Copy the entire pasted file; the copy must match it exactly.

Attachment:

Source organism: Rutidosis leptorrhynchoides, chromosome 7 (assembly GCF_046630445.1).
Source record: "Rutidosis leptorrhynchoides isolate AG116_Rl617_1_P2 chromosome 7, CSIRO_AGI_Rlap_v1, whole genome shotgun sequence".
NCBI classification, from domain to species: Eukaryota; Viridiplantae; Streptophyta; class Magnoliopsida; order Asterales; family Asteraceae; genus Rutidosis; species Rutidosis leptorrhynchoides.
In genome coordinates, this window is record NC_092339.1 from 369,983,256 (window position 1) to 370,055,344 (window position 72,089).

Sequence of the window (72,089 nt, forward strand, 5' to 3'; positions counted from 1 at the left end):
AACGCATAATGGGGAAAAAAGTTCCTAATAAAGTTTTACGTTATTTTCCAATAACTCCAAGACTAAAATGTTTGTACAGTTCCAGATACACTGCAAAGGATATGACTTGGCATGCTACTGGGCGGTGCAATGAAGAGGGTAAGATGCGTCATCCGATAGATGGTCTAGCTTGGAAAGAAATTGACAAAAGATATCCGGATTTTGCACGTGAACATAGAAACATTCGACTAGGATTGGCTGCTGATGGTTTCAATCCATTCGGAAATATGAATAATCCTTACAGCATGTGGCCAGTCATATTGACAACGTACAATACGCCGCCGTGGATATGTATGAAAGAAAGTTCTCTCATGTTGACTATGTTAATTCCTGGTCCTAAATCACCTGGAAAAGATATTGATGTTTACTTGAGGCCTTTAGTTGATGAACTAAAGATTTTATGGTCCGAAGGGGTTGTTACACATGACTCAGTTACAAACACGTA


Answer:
Source organism: Rutidosis leptorrhynchoides, chromosome 7 (assembly GCF_046630445.1).
Source record: "Rutidosis leptorrhynchoides isolate AG116_Rl617_1_P2 chromosome 7, CSIRO_AGI_Rlap_v1, whole genome shotgun sequence".
NCBI classification, from domain to species: Eukaryota; Viridiplantae; Streptophyta; class Magnoliopsida; order Asterales; family Asteraceae; genus Rutidosis; species Rutidosis leptorrhynchoides.
In genome coordinates, this window is record NC_092339.1 from 369,983,256 (window position 1) to 370,055,344 (window position 72,089).

Sequence of the window (72,089 nt, forward strand, 5' to 3'; positions counted from 1 at the left end):
AACGCATAATGGGGAAAAAAGTTCCTAATAAAGTTTTACGTTATTTTCCAATAACTCCAAGACTAAAATGTTTGTACAGTTCCAGATACACTGCAAAGGATATGACTTGGCATGCTACTGGGCGGTGCAATGAAGAGGGTAAGATGCGTCATCCGATAGATGGTCTAGCTTGGAAAGAAATTGACAAAAGATATCCGGATTTTGCACGTGAACATAGAAACATTCGACTAGGATTGGCTGCTGATGGTTTCAATCCATTCGGAAATATGAATAATCCTTACAGCATGTGGCCAGTCATATTGACAACGTACAATACGCCGCCGTGGATATGTATGAAAGAAAGTTCTCTCATGTTGACTATGTTAATTCCTGGTCCTAAATCACCTGGAAAAGATATTGATGTTTACTTGAGGCCTTTAGTTGATGAACTAAAGATTTTATGGTCCGAAGGGGTTGTTACACATGACTCAGTTACAAACACGTA